Linda Ronstadt is one of those talents who can’t be categorized and who has followed her own muse, wherever it would lead her. Even of late, she simply said what she believed during a nightclub performance at The Aladdin in Las Vegas, where her support of Michael Moore’s Fahrenheit 9/11
led to the exodus and vandalism of patrons. In musical terms, her independence has meant her moving on from being one of the top-selling pop vocalists of the 1970’s and 1980’s to country/western, light opera with The Pirates of Penzance
and singing from the Great American Songbook with arrangements by Nelson Riddle at a time when no other pop singers were doing that. Now, 20 years later, Ronstadt has released her follow-up to What’s New, Lush Life
and For Sentimental Reasons
with Hummin’ To Myself.
When she was asked on CBS Sunday Morning
which of the songs on the new CD was her favorite, she quickly replied, "Never Will I Marry," while her two adopted children, Carlos and Mary, played in the garden of her Tucson home. Still, at the age of 58, Ronstadt possesses the independence and financial security (after selling 60 million albums during her career) to live life, and to pursue her career, on her own terms.
The consistent element of Ronstadt’s music, though, has been her voice, strong and adaptable to numerous genres and yet just as identifiable when she sings "Blue Bayou" or "When Will I Be Loved?" as when she sings "Siempre Hace Frio" from Mas Canciones,
her album of Mexican and Spanish songs.
Instead of being backed up by the Nelson Riddle Orchestra, she sings on Hummin’ to Myself
before smaller groups with arrangements by Alan Broadbent, arranger and accompanist for singers from Irene Kral to Tierney Sutton. And the musicians who back her include top-notch talent like Roy Hargrove, Christian McBride, David "Fathead" Newman and Bob Sheppard. True to her intentions on the earlier songbook albums, Ronstadt delves into the classic songs with warmth and emotion and makes them her own.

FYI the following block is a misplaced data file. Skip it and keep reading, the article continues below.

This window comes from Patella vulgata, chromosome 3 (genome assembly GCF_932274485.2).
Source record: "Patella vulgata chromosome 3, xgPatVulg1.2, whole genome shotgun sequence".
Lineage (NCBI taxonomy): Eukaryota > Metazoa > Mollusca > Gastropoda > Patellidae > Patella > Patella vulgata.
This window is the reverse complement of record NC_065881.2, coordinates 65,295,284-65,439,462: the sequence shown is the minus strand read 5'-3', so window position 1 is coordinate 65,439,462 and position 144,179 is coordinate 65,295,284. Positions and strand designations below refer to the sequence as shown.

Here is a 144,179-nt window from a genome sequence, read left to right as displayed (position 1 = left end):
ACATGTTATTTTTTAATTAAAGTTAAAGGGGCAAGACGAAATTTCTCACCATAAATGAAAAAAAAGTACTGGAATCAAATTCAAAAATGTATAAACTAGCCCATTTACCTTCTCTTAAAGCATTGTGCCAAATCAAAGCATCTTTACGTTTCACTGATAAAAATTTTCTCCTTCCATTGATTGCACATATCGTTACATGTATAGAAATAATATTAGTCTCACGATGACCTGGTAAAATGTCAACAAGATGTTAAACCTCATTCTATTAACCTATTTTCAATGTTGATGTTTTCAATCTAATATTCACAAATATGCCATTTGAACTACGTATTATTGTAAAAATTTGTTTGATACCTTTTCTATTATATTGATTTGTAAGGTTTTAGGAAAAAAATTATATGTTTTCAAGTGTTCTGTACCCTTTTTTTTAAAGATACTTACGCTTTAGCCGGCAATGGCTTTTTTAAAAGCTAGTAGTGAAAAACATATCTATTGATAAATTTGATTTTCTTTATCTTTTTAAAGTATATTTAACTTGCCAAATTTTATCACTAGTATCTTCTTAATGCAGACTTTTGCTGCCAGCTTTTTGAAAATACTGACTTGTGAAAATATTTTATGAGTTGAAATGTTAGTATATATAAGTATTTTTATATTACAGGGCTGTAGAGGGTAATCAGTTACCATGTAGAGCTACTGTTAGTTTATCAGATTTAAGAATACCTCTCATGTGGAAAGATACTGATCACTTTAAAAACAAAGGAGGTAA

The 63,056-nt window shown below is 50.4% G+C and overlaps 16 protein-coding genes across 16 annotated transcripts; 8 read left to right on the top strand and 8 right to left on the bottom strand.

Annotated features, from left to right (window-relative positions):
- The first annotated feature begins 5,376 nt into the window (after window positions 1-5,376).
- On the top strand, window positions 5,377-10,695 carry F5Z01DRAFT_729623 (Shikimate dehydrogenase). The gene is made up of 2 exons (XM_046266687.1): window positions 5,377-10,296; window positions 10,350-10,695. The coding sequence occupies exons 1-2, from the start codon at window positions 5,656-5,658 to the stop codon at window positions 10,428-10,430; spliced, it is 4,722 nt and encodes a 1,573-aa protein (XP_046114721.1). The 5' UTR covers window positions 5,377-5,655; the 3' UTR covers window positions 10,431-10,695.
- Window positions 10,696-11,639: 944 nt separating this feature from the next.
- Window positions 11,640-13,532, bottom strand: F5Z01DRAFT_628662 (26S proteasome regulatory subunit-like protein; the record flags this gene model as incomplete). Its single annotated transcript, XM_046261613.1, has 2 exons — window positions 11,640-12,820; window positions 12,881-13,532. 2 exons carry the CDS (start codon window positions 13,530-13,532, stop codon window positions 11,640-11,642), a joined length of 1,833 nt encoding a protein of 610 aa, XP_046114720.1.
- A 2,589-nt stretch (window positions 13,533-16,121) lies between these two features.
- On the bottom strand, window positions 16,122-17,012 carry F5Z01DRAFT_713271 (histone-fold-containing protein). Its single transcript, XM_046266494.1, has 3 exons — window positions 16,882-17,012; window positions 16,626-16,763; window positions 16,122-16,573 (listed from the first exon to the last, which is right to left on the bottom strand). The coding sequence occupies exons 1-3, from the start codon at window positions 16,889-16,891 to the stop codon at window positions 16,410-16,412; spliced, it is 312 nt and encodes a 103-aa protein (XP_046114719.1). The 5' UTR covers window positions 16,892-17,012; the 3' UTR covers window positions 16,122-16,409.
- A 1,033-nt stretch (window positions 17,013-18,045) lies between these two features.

Interestingly, it appears that Ronstadt owes some debt to Nancy Wilson, an influence not previously evident, when she sings "Never Will I Marry," with an arrangement uncannily similar to that on Wilson’s classic album, Nancy Wilson & Cannonball Adderley.
Even the length of Ronstadt’s version is just seven seconds longer than Wilson’s. Furthermore, Ronstadt’s singing of "Miss Otis Regrets" recalls Wilson’s as well, which she pretty much made her own on Hello Young Lovers
backed by George Shearing’s arrangements . Ronstadt’s rendition, though, includes Roberta Cooper’s cello to add a sense of mournfulness to the ironic lover’s-spat song.
The rest of Ronstadt’s album, though, is purely hers as she wrings the last ounce of meaning out of songs like "I Fall in Love Too Easily," the length of the notes she holds adding dynamics even above the spareness of McBride’s framing of rhythm on bass. The sense of drama that she injected into her stage productions comes in handy on songs like "Get Out of Town," which starts with a sweet verse over Warren Bernhardt’s piano accompaniment before the song breaks into a double-time chorus with the light support of the horns. The same is true of "Hummin’ to Myself," which includes a Tin Pan Alley type of arrangement with Dan Block and clarinet and Jon-Erik Kellso on trumpet. The value of Broadbent’s arrangements is that even though he highlights Ronstadt’s distinctive vocal talents, he allows space for the instrumentalists to shine as well, such as Sheppard’s wailing, iridescent solo on "Day Dream."
Unlike the albums with Riddle, which became repetitious and perhaps led Ronstadt to seek different means of vocal expression yet again (specifically, "Canciones de Mi Padre," an album of Mexican songs she remembered from her childhood), the malleable format of Hummin’ to Myself
provides the opportunity for greater variation as Ronstadt explores standard songs from different perspectives.